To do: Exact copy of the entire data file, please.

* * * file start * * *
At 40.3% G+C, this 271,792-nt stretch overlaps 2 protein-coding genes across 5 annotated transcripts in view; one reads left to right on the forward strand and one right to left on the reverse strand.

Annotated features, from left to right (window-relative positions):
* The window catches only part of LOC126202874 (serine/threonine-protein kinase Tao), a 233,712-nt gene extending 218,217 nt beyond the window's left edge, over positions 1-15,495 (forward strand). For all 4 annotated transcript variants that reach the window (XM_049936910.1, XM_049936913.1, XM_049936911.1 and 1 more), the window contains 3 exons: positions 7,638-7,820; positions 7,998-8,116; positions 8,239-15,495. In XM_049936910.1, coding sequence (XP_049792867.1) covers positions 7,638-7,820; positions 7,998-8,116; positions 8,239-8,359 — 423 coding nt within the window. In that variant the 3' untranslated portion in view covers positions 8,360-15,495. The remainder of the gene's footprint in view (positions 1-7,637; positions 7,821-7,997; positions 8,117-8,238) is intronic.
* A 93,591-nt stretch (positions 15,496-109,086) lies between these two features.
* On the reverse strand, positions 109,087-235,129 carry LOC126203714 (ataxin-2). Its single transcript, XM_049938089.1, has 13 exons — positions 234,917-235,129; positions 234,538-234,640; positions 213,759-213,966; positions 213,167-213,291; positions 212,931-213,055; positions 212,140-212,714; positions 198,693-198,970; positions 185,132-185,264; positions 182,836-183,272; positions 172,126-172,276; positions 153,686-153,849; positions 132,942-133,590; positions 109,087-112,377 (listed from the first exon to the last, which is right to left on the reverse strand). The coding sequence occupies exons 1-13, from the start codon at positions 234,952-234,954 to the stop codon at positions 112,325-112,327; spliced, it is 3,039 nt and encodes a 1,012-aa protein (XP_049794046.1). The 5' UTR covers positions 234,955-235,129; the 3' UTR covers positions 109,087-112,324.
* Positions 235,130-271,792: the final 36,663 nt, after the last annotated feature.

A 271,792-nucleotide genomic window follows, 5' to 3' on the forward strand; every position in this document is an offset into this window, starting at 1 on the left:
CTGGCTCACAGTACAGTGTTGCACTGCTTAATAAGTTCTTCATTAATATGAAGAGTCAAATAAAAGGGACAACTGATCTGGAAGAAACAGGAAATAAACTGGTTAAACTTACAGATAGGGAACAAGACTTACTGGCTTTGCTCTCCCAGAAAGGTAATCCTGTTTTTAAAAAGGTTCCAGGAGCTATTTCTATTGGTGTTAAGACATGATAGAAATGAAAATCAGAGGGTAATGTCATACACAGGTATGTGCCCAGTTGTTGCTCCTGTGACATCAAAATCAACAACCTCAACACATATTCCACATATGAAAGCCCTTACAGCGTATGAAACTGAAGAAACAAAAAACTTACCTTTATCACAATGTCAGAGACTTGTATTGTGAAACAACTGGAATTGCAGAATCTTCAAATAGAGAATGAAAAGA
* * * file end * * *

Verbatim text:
At 40.3% G+C, this 271,792-nt stretch overlaps 2 protein-coding genes across 5 annotated transcripts in view; one reads left to right on the forward strand and one right to left on the reverse strand.

Annotated features, from left to right (window-relative positions):
* The window catches only part of LOC126202874 (serine/threonine-protein kinase Tao), a 233,712-nt gene extending 218,217 nt beyond the window's left edge, over positions 1-15,495 (forward strand). For all 4 annotated transcript variants that reach the window (XM_049936910.1, XM_049936913.1, XM_049936911.1 and 1 more), the window contains 3 exons: positions 7,638-7,820; positions 7,998-8,116; positions 8,239-15,495. In XM_049936910.1, coding sequence (XP_049792867.1) covers positions 7,638-7,820; positions 7,998-8,116; positions 8,239-8,359 — 423 coding nt within the window. In that variant the 3' untranslated portion in view covers positions 8,360-15,495. The remainder of the gene's footprint in view (positions 1-7,637; positions 7,821-7,997; positions 8,117-8,238) is intronic.
* A 93,591-nt stretch (positions 15,496-109,086) lies between these two features.
* On the reverse strand, positions 109,087-235,129 carry LOC126203714 (ataxin-2). Its single transcript, XM_049938089.1, has 13 exons — positions 234,917-235,129; positions 234,538-234,640; positions 213,759-213,966; positions 213,167-213,291; positions 212,931-213,055; positions 212,140-212,714; positions 198,693-198,970; positions 185,132-185,264; positions 182,836-183,272; positions 172,126-172,276; positions 153,686-153,849; positions 132,942-133,590; positions 109,087-112,377 (listed from the first exon to the last, which is right to left on the reverse strand). The coding sequence occupies exons 1-13, from the start codon at positions 234,952-234,954 to the stop codon at positions 112,325-112,327; spliced, it is 3,039 nt and encodes a 1,012-aa protein (XP_049794046.1). The 5' UTR covers positions 234,955-235,129; the 3' UTR covers positions 109,087-112,324.
* Positions 235,130-271,792: the final 36,663 nt, after the last annotated feature.

A 271,792-nucleotide genomic window follows, 5' to 3' on the forward strand; every position in this document is an offset into this window, starting at 1 on the left:
CTGGCTCACAGTACAGTGTTGCACTGCTTAATAAGTTCTTCATTAATATGAAGAGTCAAATAAAAGGGACAACTGATCTGGAAGAAACAGGAAATAAACTGGTTAAACTTACAGATAGGGAACAAGACTTACTGGCTTTGCTCTCCCAGAAAGGTAATCCTGTTTTTAAAAAGGTTCCAGGAGCTATTTCTATTGGTGTTAAGACATGATAGAAATGAAAATCAGAGGGTAATGTCATACACAGGTATGTGCCCAGTTGTTGCTCCTGTGACATCAAAATCAACAACCTCAACACATATTCCACATATGAAAGCCCTTACAGCGTATGAAACTGAAGAAACAAAAAACTTACCTTTATCACAATGTCAGAGACTTGTATTGTGAAACAACTGGAATTGCAGAATCTTCAAATAGAGAATGAAAAGA